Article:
RBA boss tells Aussies to brace for more shocks

In the face of a cost-of-living crisis, Australians had to expect to cope without wage increases as interest rates also continued their upwards trajectory, according to the country's central bank chief.

Aerial photo of the Port of Melbourne container terminal with Melbourne CBD in the background, Australia's busiest cargo port.
Global trade is retracting and threatening to put more pressure on inflation, and in turn, interest rates. (Image source: Shutterstock.com)

Australians need to get used to high interest rates, inflation, high energy prices and low wages for the next couple of years.

That’s the blatant and somewhat dire warning from the Reserve Bank of Australia (RBA) chief Philip Lowe, who also threw global upheavals into the mix of things Australian households can worry about.

Delivering a speech Tuesday night to the not-for-profit Committee for Economic Development of Australia (CEDA), the RBA governor said workers demands for more money to combat the soaring cost-of-living would only backfire.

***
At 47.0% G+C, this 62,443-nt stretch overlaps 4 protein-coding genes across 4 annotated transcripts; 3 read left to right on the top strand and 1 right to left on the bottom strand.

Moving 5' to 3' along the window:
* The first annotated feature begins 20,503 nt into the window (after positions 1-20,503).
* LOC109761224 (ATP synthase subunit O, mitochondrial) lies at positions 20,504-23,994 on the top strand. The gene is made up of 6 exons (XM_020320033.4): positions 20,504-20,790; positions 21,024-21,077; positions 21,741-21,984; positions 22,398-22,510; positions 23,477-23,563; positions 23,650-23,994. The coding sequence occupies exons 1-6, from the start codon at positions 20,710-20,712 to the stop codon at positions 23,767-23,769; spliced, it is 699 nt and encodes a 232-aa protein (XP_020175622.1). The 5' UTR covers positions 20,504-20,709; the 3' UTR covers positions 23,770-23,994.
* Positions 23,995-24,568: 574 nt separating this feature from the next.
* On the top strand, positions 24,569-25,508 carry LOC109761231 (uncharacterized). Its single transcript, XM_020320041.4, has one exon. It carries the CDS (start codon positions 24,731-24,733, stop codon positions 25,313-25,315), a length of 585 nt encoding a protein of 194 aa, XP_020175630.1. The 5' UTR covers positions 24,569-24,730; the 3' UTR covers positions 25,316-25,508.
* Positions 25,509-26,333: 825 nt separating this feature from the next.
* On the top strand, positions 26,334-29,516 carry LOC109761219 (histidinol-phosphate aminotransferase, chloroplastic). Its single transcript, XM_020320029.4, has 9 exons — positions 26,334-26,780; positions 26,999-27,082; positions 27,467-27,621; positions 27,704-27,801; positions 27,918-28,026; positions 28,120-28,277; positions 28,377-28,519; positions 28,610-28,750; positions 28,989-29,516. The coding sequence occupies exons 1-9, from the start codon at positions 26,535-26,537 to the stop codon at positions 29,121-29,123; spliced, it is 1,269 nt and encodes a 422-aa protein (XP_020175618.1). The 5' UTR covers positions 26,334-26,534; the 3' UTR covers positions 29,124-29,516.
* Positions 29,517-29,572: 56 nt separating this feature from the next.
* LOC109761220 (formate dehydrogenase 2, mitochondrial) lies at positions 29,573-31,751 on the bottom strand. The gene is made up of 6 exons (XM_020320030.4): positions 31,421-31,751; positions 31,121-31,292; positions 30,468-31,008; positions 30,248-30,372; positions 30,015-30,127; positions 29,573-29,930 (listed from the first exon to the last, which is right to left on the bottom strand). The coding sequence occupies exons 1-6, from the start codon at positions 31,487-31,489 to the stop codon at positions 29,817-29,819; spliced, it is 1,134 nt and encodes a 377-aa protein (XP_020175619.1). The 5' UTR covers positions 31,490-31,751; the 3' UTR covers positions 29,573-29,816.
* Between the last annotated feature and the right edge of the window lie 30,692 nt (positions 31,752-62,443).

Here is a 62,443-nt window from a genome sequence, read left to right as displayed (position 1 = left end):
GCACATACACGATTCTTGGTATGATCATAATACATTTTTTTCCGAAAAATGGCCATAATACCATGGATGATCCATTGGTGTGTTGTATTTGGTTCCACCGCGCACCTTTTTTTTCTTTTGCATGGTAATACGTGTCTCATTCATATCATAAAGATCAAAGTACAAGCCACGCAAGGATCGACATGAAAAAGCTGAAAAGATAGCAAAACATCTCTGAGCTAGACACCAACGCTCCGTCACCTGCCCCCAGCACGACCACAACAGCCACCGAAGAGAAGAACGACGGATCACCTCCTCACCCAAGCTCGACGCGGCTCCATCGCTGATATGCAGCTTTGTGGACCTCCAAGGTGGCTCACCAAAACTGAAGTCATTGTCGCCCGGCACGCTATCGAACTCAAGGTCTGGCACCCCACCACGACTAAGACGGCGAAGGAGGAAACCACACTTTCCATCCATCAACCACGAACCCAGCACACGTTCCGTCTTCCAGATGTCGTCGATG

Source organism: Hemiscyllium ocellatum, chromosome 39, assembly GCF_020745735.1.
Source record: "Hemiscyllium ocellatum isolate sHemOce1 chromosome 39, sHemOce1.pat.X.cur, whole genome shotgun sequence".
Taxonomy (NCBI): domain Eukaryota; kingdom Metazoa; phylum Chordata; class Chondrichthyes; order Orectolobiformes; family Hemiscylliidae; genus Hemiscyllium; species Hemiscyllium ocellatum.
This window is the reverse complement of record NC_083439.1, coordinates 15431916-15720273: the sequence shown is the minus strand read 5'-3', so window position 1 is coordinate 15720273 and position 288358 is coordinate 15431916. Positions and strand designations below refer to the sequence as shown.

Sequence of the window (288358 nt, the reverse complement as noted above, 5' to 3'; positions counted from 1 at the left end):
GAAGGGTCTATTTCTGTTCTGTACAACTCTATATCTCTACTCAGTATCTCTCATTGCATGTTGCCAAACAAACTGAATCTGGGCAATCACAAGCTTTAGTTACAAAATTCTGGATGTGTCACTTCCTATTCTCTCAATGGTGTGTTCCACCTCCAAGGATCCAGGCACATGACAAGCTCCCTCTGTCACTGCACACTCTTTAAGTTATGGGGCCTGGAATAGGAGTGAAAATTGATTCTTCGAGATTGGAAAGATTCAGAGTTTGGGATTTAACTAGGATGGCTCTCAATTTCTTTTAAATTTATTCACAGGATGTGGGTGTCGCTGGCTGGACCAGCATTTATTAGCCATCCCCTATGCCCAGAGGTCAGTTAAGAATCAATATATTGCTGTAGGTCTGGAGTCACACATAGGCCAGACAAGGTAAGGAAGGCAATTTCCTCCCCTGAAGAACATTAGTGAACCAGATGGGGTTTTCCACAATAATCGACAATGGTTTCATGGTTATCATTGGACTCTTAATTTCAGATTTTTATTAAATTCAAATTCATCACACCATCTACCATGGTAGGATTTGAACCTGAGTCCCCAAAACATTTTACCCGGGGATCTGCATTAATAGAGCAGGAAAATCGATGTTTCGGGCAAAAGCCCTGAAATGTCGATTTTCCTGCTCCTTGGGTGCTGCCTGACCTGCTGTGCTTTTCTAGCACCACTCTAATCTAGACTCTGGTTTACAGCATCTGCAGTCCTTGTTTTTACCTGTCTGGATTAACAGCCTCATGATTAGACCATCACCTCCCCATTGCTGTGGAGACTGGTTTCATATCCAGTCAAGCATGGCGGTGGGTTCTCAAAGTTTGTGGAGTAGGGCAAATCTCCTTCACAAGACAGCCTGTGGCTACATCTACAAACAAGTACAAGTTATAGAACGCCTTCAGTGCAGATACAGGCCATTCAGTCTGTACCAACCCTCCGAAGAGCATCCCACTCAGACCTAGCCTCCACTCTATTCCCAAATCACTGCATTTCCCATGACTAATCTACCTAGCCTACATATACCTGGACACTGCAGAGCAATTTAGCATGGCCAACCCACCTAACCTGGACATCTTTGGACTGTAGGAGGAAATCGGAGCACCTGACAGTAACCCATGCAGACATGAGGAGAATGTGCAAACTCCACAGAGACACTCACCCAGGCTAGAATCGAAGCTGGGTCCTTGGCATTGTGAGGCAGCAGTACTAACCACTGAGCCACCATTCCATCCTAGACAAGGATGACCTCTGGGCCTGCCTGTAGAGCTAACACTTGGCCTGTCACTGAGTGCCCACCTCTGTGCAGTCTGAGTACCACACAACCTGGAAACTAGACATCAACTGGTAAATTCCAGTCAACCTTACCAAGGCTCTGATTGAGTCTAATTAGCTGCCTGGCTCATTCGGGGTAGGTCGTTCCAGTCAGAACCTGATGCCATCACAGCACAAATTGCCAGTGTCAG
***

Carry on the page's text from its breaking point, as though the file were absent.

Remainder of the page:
“If we all buy into the idea that wages have to go up to compensate people for inflation it will be painful, so best avoid that,” Mr Lowe, who earns more than a million dollars a year, told the meeting in Melbourne.

“People experience a decline in real wages: that's tough (but) the alternative though is more difficult.”

Mr Lowe said it had been thought that inflation rates in Australia of around the current 7 per cent mark or higher were consigned to history but said the pandemic and global supply issues had taken central banks by surprise.

He drew upon decades gone by to make his point.

“The high inflation of the 1970s and 1980s damaged the Australian economy and hurt our living standards and made it harder for businesses to plan and invest, so Australians had to devote their time and energy to protecting themselves as best they could against the ravages of inflation.

“The high inflation undermined our prosperity; it eroded people’s savings, distorted resource allocation and increased inequality in our society.

“This experience also put paid to the idea that by allowing more inflation, we could have more growth and jobs but rather, the reverse was true - high inflation meant lower growth, fewer jobs and lower real wages.”